Embezzlement survival guide

October 8, 2014

 

embezzlementSTOCKTON — Dealing with the possibility of betrayal by employees is one of the hardest aspects of owning and operating a business. Still, with the growing number of embezzlement cases both in the Central Valley and across the nation, it’s something no business owner can ignore.

“The owner says, ‘We treated this person like family. We couldn’t imagine them doing something like this,’” said Chris Marquet, CEO of Marquet International, a boutique investigative firm. “The owners need to do the right thing and take care of their fiduciary duties. Many entrepreneurs love the creating, social and business aspects of their jobs. A lot don’t care about the back end, the office aspects of it.”

Ignoring those “office aspects” can be costly. In two recent Stockton-area cases, employees were accused of stealing more three quarters of a million dollars from their employers.

In January 2011, Brenda Kemper pleaded guilty and was sentenced to three years in prison for stealing nearly $500,000 from Big Valley Aviation. The 59-year-old bookkeeper was a longtime, respected employee of the firm.

Sawtantar Singh Jaspal, a manager at hat manufacturer Dorfman Pacific Company, was arrested in June at his home in Tracy, accused of embezzling $277,000 from the company. In September, Jaspal entered guilty pleas to embezzlement and tax evasion and was sentenced to five years in prison.

These are just two of the most recent in what has been an uptick in embezzlement cases across the country.

“The first thing to understand is this phenomena is happening all the time, all over the country,” said Marquet. “Employers really have to keep on eye on things.”

One of the biggest traps that employers fall into is placing too much trust in a single employee. Bakul Patel, Dorfman Pacific Company’s chief financial officer, found that out the hard way when the company discovered irregularities with Japsal’s work.

“You give managers a certain level of trust,” Patel said. “A manager can create a fictitious business, and he then has the power to pay those businesses.”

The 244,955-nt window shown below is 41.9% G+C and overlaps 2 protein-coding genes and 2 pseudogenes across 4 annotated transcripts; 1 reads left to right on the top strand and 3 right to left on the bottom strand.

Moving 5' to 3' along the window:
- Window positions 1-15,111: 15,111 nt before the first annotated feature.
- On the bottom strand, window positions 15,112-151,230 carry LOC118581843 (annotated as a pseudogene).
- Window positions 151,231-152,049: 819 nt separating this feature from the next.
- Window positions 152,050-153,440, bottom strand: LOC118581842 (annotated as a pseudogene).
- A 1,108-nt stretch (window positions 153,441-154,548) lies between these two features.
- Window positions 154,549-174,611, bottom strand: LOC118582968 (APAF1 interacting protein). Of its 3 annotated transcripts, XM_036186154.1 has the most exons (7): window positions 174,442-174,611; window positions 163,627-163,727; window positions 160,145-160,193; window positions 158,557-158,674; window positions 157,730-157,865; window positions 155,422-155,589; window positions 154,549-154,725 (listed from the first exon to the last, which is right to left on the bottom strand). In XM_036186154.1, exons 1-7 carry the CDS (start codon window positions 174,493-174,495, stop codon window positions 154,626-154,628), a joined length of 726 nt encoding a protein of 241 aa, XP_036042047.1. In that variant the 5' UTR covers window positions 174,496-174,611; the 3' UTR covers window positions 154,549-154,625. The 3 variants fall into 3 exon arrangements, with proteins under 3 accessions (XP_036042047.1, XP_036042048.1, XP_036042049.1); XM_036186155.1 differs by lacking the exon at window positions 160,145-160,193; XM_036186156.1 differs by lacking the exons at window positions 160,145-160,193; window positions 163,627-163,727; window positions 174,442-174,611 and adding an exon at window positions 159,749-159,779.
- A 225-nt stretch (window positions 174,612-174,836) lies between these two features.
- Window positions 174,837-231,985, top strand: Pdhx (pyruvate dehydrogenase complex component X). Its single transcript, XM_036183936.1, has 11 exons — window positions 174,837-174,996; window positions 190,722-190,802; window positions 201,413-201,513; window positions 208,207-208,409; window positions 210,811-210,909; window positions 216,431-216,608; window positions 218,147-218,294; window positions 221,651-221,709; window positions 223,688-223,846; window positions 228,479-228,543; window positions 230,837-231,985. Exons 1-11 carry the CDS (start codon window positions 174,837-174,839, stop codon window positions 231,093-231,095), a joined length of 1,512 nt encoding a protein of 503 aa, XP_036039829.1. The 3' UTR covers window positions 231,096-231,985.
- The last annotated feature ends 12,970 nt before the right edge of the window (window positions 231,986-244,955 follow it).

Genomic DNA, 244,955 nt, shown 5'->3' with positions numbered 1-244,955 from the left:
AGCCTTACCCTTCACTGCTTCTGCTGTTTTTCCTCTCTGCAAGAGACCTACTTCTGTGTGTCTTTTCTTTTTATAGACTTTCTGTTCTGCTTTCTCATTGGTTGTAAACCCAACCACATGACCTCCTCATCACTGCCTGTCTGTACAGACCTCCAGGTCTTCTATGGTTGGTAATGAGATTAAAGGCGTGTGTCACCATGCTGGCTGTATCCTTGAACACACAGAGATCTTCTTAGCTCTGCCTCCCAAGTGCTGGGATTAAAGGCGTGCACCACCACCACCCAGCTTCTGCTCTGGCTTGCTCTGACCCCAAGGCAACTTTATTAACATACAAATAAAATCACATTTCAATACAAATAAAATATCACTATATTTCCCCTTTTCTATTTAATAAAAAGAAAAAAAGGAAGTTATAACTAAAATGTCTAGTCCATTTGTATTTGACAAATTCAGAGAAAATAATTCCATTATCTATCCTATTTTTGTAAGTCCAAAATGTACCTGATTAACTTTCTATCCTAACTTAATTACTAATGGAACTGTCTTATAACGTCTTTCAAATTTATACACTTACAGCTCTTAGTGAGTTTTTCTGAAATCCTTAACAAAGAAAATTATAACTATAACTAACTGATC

That is a fairly common scam used by embezzlers, according to San Joaquin County Deputy District Attorney Stephen Taylor. Taylor prosecutes many of the embezzlement cases in the county and has seen an increase in cases since the recession.

“I don’t know that there are more crimes being committed now,” he said. “When you have harder economic times, businesses are more conscious of where every dollar is going. More of these crimes are discovered. You look back in history, and you see the same thing during the depression in the ‘30s.”

Marquet International released a report in 2013 that studied the trend nationwide. The average embezzlement scheme went on for 4.7 years before being discovered and the median loss for companies was $340,000. The average prison sentence for a convicted embezzler was 49 months.

Marquet said that tough economic times can also prompt people to do things they wouldn’t otherwise do.

“Many times, these people led a regular life and any number of issues led them to just say, ‘I’ll borrow this money and pay it back,’” Marquet said. “Well, they can’t pay it back, and it just keeps going on. You have people that are faced with losing a house or maybe a spouse’s business is suffering, and they do things they might not otherwise.”